Thoseskilled in the art will readilyunderstand that the subject matter of this invention can also be used at the receiving station in which casethe recording medium will comprise the strip 5 of a material adapted to electrical recording of which there are a number of well known types. As the receiving apparatus is operated in synchronism with the transmitter it will be seen that the scanning receiving heads will be operating in synchronism with the scanning transmitting heads. It will also be understood, as previously mentioned that mechanical, electrical or optical scanning heads can be used in this device. For example, if optical scanning heads are used at the transmitter and receiver the pictorial matter to be transmitted will be scanned by a spot of light and at the receiver the strip 5 will consist of a light sensitive material the elemental areas of which are successively exposed to a spot of light traveling along the scanning line and varying in intensity in accordance with variations in the strength of the signal current being generated at the transmitter and applied to the receiving scanning head.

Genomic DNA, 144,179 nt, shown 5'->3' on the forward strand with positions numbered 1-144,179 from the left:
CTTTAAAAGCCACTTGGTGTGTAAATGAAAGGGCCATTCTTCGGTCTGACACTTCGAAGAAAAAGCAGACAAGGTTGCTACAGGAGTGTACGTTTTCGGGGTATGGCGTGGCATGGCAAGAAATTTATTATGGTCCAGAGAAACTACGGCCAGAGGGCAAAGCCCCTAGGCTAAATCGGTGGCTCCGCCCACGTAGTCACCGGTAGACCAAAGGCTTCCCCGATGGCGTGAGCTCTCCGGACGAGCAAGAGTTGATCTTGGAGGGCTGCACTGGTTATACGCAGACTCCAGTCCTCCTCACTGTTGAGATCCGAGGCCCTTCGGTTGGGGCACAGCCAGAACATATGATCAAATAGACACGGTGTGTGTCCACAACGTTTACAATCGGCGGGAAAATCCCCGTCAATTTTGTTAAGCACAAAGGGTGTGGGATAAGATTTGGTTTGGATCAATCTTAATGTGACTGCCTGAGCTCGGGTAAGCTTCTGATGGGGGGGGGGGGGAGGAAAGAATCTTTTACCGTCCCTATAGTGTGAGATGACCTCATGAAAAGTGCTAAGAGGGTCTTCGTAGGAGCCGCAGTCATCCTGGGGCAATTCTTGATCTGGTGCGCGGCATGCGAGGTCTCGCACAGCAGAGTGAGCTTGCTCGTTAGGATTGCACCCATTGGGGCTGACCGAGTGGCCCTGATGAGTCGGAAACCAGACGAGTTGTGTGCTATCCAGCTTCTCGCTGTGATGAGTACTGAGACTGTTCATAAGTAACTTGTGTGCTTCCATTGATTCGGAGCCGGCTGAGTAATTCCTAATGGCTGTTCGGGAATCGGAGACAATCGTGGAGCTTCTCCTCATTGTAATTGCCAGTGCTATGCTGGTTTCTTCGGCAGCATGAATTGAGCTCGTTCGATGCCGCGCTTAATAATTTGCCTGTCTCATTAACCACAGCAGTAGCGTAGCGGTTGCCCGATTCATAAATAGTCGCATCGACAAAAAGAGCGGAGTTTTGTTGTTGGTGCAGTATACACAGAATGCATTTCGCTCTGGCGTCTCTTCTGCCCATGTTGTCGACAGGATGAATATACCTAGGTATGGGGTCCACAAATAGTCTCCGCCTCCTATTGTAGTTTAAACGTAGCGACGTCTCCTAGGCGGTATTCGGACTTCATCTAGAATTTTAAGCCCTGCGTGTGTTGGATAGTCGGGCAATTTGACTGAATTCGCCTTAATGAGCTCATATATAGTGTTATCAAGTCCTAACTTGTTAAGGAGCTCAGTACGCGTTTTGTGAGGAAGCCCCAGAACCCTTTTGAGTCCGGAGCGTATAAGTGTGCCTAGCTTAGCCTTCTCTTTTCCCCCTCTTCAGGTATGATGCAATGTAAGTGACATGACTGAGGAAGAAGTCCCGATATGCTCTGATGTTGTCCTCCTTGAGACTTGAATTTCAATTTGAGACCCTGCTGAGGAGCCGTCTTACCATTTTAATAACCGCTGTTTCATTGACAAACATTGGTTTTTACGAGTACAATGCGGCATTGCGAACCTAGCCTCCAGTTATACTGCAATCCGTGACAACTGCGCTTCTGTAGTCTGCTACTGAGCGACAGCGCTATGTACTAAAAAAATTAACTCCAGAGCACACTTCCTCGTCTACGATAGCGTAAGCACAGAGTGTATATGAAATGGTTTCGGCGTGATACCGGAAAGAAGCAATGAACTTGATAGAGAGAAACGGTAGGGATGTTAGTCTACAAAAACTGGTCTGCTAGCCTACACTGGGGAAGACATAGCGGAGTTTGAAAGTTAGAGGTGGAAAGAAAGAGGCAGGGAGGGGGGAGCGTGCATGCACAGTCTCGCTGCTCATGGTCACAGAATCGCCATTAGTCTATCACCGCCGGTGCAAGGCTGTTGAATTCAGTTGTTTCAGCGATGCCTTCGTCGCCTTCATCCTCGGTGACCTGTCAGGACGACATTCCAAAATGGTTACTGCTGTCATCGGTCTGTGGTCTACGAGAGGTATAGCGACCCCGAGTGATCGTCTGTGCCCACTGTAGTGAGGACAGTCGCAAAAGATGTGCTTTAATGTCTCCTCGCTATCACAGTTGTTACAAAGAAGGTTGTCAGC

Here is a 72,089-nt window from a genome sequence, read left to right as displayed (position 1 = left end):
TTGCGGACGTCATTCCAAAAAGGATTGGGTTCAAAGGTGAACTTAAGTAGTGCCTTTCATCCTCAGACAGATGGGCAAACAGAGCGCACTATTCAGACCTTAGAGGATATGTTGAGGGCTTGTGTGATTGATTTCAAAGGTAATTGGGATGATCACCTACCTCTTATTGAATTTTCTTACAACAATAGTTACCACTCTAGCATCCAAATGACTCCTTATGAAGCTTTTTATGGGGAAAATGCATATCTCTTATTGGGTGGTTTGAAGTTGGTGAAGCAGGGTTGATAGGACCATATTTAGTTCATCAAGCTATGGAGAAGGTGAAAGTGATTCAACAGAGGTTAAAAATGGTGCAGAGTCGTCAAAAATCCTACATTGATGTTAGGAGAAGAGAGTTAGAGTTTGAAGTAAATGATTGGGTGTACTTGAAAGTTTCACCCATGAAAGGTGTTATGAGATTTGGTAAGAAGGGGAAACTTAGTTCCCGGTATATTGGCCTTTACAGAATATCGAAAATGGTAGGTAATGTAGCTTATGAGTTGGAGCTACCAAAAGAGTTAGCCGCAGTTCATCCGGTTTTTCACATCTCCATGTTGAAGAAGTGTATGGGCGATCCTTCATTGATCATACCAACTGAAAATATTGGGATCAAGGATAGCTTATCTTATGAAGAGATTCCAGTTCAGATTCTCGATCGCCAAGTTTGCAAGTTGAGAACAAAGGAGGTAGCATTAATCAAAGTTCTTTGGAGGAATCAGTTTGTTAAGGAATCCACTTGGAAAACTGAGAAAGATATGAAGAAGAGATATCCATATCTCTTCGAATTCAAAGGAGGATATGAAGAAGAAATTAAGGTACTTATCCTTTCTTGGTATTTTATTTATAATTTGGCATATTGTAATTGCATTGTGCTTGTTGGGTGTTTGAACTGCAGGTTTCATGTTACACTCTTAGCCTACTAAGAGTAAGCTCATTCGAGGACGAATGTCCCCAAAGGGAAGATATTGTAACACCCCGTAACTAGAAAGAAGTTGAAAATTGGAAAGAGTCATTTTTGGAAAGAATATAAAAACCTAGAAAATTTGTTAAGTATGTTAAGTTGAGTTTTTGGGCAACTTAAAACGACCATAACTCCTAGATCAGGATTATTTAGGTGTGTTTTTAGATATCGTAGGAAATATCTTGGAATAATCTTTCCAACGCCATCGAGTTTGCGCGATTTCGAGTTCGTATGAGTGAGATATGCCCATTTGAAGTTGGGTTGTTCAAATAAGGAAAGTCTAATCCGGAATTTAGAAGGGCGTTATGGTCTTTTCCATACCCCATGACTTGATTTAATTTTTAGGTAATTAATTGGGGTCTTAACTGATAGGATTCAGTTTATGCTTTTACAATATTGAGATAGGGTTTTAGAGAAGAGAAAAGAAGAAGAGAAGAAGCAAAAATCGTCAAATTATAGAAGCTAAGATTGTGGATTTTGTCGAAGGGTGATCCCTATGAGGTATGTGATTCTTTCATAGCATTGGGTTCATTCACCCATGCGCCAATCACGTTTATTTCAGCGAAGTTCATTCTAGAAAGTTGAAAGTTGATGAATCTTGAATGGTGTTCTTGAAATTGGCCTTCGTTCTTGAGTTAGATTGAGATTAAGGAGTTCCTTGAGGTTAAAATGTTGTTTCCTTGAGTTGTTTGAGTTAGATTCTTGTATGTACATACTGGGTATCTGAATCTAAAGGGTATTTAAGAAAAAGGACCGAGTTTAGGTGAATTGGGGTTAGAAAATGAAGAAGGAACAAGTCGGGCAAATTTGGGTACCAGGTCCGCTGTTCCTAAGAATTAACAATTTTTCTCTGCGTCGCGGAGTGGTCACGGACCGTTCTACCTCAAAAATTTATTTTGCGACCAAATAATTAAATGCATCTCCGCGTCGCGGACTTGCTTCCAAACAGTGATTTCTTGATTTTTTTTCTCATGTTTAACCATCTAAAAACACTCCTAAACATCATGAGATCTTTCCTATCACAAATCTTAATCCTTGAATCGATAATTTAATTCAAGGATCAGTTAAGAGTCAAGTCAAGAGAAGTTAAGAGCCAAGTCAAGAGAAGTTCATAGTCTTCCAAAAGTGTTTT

From the above description it will be apparent to those skilled in the art that the apparatus herein disclosed is capable of continuous transmission and reception within the practical limits of the length of strip that can be formed into the roll at the transmitter and at the receiver.